Maui man shows off his vintage Hawaii license plate collection, dating back to 1933

The city is reassuring the public that there will be no change to the State’s rainbow license plate this year.
Published: Jan. 10, 2023 at 10:01 PM HST|Updated: Jan. 11, 2023 at 6:06 AM HST
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HONOLULU (HawaiiNewsNow) - The city is reassuring the public that there will be no change to the State’s rainbow license plate this year.

Eventually, a new specialty plate will feature Hawaii wildlife and that has residents and license plate collectors excited.

50-year-old Darrell Tanaka of Haiku, Maui searches E-bay and swap meets for old Hawaii license plates.

His rarest one?

”Currently, it’s a 1933 sample plate. It has all those zeros on it,” said Tanaka.

He said the most he’s ever spent on a license plate was $1,000. Although he wouldn’t say which one, Tanaka said each is a unique piece of Hawaii history.

”Once it’s gone, it’s gone forever. So, collectors like me, like to hold on to things, and eventually it’ll pass on to someone else,” said Tanaka.

”The very first time the state actually had a design on their license plate was in 1976,” Tanaka said. “It had a picture of King Kamehameha and his hand stretched out with Diamond Head in the background. It was a beautiful plate with blue letters on a white background.”

1976 Hawaii License Plate
1976 Hawaii License Plate(Courtesy: Darrell Tanaka)

“Surprisingly, it was hugely rejected by the local population at the time, because it was said that the artist wasn’t local and the plate was too touristy,” explained Tanaka.

“So, the State heard that and they held an art contest and in 1981, they produced the warrior plate, the one with the brown, head figure of a warrior.”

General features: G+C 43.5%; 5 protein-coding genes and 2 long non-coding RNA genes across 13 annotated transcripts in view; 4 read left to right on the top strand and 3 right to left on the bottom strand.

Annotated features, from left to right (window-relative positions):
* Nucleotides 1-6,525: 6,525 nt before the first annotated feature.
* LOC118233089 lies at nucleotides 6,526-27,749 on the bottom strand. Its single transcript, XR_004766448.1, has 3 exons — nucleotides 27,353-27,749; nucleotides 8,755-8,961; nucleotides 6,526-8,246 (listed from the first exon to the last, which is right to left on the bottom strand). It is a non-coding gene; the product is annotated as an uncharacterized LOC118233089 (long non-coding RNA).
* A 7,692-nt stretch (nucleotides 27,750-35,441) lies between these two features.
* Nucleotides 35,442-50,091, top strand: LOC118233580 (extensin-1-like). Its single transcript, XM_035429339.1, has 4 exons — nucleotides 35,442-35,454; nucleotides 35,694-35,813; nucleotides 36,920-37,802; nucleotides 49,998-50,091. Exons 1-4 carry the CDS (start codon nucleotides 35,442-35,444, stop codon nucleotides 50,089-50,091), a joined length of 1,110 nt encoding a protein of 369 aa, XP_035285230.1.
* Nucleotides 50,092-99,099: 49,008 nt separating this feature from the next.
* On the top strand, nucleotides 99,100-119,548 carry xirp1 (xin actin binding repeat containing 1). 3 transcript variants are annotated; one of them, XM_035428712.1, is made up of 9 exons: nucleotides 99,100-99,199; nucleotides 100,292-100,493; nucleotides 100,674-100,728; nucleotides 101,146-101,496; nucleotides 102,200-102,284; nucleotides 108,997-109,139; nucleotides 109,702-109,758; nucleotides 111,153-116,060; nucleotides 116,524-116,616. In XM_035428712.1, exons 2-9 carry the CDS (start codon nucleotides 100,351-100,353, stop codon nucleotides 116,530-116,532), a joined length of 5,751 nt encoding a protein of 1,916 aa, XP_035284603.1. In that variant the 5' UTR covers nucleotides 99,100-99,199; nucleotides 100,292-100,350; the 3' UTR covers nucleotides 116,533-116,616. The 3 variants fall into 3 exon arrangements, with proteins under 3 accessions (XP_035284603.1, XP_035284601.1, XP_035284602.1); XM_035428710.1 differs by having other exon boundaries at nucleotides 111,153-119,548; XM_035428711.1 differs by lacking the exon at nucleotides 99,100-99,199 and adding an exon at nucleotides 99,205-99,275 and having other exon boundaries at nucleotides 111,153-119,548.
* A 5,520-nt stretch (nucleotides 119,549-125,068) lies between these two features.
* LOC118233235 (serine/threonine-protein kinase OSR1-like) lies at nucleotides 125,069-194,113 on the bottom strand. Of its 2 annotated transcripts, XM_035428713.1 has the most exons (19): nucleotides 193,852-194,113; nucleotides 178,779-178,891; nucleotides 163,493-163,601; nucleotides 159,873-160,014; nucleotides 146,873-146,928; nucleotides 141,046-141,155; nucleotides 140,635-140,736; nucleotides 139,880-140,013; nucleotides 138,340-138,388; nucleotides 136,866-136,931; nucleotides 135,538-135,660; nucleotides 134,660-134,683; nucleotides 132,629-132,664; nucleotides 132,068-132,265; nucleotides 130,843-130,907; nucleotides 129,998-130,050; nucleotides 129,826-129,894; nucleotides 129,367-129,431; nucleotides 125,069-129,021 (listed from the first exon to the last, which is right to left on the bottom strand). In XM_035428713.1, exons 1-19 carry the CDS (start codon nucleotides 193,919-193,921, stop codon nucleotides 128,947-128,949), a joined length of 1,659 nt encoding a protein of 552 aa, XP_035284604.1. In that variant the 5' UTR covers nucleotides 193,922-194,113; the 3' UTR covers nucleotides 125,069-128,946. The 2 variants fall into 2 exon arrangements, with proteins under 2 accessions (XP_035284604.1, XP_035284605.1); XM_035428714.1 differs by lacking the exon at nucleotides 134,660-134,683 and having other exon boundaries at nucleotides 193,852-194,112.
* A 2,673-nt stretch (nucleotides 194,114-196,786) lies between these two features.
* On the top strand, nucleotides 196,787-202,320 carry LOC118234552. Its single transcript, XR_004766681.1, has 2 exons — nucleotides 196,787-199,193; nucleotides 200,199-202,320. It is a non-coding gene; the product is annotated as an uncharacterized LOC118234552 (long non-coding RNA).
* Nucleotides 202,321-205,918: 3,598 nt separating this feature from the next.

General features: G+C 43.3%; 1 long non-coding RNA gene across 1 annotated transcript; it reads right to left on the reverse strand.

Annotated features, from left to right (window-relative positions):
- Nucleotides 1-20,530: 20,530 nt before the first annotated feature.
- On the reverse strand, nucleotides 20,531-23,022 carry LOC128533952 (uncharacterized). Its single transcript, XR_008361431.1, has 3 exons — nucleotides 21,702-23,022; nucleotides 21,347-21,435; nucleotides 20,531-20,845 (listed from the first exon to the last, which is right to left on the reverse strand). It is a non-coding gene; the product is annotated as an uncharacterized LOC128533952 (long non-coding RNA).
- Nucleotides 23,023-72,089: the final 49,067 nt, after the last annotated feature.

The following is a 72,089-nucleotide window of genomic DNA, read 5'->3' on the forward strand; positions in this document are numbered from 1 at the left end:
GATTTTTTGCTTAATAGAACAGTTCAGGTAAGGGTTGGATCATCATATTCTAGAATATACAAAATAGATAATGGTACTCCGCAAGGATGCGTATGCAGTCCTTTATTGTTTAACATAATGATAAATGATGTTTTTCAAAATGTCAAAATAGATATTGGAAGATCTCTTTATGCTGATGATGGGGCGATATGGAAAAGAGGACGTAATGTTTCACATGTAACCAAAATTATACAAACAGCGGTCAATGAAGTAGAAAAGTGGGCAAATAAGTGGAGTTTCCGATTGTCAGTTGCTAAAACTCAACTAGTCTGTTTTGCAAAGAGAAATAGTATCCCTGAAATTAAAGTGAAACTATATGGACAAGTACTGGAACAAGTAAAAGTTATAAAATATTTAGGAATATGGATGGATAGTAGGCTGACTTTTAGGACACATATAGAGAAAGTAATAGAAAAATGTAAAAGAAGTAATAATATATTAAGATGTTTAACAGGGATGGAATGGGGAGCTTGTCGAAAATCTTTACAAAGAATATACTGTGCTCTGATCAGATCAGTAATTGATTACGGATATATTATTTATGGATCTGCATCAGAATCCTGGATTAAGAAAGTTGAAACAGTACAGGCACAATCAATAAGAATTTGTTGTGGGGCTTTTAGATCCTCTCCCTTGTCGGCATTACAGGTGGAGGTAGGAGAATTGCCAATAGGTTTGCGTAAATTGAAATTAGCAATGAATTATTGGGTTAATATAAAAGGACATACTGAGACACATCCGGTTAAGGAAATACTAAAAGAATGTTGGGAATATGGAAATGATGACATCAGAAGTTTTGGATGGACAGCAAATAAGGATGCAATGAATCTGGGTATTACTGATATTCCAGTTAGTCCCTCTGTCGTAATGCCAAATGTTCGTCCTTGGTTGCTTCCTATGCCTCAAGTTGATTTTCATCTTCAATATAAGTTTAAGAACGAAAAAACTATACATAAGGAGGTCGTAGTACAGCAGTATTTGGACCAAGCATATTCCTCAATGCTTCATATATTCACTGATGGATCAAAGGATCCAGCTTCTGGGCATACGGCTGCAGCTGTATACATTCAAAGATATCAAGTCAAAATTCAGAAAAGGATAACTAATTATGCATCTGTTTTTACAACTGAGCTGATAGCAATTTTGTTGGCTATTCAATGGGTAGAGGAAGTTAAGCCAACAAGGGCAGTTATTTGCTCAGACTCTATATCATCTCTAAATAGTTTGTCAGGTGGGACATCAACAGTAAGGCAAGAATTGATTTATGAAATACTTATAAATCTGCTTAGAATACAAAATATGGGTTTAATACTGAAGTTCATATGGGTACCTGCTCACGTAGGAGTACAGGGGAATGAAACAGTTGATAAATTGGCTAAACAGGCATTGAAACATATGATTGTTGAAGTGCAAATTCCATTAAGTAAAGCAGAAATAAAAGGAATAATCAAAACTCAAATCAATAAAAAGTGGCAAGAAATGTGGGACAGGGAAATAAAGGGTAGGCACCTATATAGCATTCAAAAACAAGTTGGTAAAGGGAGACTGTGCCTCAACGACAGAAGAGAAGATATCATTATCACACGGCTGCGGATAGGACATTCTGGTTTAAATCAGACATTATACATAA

1981 Hawaii license plate
1981 Hawaii license plate(Courtesy: Darrell Tanaka)

Then in 1991, the State rolled out the rainbow license plate.

”The rainbow won all kinds of national awards and accolades for its design because it was a beautiful plate. The rainbow is the longest running license plate that we’ve ever had,” said Tanaka.

But, its days are numbered. The city said it will be working with the State and counties to select a new design and public input will be welcomed.

Meantime, State Senator Chris Lee and DLNR confirm a new wildlife license plate is coming this year, similar to Florida and other states, with proceeds funding conservation efforts. Lee said there are two designs being considered of an ocean-based and land-based species.

Florida and Arkansas license plate designs
Florida and Arkansas license plate designs(Courtesy: Darrell Tanaka)

No word on when we’ll see the end of the rainbow. The city only said it won’t be retiring this year.

In a statement, the city’s Department of Customer Services Director Kim Hashiro said:

Various options will be considered, including changing the rainbow plate to a fresh design. It is also possible to modify the letter-number combinations to extend the life of the rainbow design, which has been around for more than 30 years.

Still, the thought of the rainbow plate retiring has everyone wondering, what’ll be next?

”I’m all for a hula dancer or a hula halau right across the plate,” said Tanaka. “Hula is something that’s very deep. It’s cultural, and it has very significant meaning in all of the poses that the hula dancers use.”

Tanaka said he hopes everyone takes the new design seriously.

“Because it represents us, the local people.”